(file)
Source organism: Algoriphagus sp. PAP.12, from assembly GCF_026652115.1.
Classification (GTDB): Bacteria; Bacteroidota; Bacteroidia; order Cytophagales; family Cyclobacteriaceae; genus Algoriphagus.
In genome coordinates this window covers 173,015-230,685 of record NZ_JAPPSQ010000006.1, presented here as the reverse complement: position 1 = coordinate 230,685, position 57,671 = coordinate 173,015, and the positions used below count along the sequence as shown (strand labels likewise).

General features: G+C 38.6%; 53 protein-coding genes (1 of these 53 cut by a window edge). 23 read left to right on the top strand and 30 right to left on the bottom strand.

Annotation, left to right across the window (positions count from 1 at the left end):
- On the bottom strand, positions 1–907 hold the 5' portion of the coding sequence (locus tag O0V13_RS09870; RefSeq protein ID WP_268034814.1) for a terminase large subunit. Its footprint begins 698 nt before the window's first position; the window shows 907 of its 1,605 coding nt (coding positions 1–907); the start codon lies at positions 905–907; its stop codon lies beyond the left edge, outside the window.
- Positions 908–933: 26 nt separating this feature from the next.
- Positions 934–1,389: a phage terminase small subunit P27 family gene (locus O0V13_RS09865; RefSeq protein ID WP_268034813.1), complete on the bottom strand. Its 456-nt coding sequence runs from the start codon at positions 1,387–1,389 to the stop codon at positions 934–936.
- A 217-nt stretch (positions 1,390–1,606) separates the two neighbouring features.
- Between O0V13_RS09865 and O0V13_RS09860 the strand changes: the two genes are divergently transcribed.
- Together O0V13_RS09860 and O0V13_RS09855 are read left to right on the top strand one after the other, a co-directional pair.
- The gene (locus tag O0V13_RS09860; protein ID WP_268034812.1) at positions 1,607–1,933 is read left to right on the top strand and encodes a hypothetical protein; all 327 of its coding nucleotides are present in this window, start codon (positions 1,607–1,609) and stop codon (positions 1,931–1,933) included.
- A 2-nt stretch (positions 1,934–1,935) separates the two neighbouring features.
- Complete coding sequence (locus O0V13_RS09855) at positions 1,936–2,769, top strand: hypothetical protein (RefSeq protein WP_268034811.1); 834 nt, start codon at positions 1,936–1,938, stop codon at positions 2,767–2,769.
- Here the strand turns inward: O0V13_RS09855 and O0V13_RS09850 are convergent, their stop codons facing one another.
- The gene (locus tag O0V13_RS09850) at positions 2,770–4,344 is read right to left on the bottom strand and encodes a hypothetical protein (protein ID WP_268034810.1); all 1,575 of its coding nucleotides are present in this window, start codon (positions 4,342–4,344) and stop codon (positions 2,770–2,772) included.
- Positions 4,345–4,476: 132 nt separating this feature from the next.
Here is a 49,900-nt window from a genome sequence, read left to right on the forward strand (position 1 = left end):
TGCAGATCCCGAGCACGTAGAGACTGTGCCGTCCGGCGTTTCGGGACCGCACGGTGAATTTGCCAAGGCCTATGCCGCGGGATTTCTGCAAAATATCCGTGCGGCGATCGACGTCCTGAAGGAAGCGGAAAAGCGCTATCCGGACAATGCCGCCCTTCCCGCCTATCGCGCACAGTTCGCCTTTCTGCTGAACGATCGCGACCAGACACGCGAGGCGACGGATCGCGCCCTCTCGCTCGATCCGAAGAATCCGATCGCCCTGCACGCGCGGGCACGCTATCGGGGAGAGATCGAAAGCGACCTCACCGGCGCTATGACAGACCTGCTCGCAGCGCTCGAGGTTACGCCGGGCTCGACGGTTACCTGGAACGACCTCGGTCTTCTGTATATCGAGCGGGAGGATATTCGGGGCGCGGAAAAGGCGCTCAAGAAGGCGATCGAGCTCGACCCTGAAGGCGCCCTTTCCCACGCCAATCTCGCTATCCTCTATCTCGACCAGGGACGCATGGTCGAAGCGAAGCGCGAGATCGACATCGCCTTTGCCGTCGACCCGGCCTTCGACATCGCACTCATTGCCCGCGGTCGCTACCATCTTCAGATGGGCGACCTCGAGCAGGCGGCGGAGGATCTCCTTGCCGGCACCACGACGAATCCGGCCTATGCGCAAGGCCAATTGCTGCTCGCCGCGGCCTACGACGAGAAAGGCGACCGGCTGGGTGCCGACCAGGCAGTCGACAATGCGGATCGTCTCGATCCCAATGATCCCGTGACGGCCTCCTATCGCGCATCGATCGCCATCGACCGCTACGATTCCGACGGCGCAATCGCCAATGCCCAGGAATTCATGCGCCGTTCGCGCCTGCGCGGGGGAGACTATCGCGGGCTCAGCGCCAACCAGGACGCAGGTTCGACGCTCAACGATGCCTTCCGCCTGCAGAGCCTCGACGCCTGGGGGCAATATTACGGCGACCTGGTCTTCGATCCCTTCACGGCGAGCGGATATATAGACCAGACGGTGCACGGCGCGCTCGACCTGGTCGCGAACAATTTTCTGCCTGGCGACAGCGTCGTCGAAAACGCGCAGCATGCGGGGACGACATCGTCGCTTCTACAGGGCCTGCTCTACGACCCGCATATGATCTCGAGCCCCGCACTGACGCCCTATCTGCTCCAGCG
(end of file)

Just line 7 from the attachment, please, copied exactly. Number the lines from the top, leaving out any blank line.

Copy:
- Positions 908–933: 26 nt separating this feature from the next.